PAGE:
VOLUME 59 NUMBER 8
MARCH 2, 2012
ADAR 8, 5772
Candle-lighting Time: 5:35 PM
This week’s Sparks of Torah is dedicated in memory of Neil Moskowitz, ob”m, Nachem ben Mordechai, father of Adam Moskowitz, whose yahrzeit is this week. May his neshama have an aliyah.
Like Water in the Desert
By Rabbi Raphael Leban
I was once privileged to meet the Chief Sephardic Rabbi of Israel, Rabbi Shlomo Amar, at a conference in Miami. He always appears in a very majestic robe with elaborate and intricate gold embroidery. On his head he wears a very unique, black satin orb which looks like the product of NASA technology. He walks deliberately, with dignity, and surrounded as he is by an entourage of assistants and security guards, he reminds one of the grandeur of the Kohen Gadol.
The Chief Rabbi said the following beautiful idea about the construction of the Mishkan and the priestly vestments, which is the subject of this week’s parsha.
The building of the Mishkan was a tremendously elaborate and complex project. There were many intricate details that had to be attended to with expert craftsmanship. Many people were involved and a significant percentage of our national resources were dedicated to it.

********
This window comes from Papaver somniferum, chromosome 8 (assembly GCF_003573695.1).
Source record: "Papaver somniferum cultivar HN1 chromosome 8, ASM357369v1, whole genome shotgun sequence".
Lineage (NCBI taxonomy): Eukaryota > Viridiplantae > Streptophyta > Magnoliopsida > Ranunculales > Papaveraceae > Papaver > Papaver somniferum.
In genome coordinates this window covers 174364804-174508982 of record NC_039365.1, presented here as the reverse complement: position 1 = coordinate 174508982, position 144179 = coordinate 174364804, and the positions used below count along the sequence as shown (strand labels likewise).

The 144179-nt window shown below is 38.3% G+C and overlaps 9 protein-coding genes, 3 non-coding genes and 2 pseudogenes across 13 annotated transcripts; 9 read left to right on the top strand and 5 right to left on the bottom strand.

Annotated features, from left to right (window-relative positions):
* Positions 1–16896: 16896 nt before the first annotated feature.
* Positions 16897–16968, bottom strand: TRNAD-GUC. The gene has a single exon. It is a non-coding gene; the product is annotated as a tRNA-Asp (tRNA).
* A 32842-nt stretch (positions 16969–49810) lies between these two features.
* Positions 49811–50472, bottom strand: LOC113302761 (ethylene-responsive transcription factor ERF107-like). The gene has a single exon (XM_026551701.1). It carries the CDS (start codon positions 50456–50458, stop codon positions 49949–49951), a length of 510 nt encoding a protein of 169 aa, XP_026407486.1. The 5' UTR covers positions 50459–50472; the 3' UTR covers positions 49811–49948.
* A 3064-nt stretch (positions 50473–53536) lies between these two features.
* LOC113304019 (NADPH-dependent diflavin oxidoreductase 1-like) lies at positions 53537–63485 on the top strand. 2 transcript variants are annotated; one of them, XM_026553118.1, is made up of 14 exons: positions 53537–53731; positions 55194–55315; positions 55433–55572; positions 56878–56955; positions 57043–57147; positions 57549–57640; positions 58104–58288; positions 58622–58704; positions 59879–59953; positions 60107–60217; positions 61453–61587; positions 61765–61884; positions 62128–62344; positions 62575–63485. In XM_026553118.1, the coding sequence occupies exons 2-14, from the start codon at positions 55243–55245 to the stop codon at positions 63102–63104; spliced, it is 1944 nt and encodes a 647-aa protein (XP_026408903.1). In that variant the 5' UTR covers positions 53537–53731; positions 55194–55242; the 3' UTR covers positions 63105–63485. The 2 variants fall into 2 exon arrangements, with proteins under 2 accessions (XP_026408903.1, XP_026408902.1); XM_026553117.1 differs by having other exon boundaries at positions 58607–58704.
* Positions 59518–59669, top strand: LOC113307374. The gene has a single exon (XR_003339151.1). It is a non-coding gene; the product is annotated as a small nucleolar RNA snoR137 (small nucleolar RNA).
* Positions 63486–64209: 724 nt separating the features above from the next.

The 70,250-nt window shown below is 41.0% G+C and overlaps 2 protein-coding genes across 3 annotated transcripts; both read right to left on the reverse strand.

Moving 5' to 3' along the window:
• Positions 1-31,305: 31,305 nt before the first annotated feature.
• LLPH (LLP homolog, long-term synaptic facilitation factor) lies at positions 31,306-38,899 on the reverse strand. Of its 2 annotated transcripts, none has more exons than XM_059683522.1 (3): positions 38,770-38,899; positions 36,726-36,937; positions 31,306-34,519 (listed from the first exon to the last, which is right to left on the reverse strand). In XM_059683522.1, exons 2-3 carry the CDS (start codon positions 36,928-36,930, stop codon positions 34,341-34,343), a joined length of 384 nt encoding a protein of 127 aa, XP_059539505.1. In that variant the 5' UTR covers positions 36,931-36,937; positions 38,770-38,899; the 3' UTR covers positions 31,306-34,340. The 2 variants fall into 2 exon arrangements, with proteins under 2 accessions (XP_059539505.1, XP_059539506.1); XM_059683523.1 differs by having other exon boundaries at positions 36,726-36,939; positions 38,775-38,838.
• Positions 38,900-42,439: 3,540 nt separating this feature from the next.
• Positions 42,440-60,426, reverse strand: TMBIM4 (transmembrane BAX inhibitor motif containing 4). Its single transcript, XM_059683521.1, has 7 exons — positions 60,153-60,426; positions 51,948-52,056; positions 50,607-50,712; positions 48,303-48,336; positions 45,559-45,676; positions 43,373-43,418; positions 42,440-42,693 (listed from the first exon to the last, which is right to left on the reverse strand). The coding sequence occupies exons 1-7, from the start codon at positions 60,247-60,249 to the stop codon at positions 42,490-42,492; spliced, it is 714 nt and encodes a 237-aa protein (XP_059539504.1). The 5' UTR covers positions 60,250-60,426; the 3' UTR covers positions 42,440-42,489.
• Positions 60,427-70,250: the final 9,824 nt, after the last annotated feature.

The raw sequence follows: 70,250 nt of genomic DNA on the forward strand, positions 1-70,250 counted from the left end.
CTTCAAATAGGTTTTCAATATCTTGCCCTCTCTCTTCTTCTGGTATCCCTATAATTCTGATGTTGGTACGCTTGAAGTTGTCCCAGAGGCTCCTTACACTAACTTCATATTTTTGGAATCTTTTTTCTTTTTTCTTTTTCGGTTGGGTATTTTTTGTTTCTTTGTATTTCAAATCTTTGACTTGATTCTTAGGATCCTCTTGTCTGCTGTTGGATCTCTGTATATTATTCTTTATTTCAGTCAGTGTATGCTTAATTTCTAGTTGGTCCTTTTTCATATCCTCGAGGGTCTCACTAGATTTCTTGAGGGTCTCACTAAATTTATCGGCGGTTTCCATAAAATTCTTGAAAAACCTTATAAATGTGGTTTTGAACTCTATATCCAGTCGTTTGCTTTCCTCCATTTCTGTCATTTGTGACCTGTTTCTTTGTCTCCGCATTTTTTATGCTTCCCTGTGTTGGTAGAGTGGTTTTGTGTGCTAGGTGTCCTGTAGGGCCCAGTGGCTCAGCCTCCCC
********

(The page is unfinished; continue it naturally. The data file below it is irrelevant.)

Think about it for a moment. Where and when were the commandment and instructions given to the Jewish People to undertake this monumental and historic task? In the desert, just a few short months after leaving Egypt.
The desert is a place devoid of life. There are no settlements, no hotels, restaurants or gas stations. After a person takes a trip through a desert, one traditionally makes a blessing of thanksgiving for surviving the experience. It’s not the kind of place you stop and do a big craft project, even a holy one.
Traveling in the desert, the people were concerned about their food, their water and their basic survival. Why did G-d command them right there in the desert to construct the Mishkan? Couldn’t it have waited until they were more comfortably parked in the pleasant surroundings of the Land of Israel?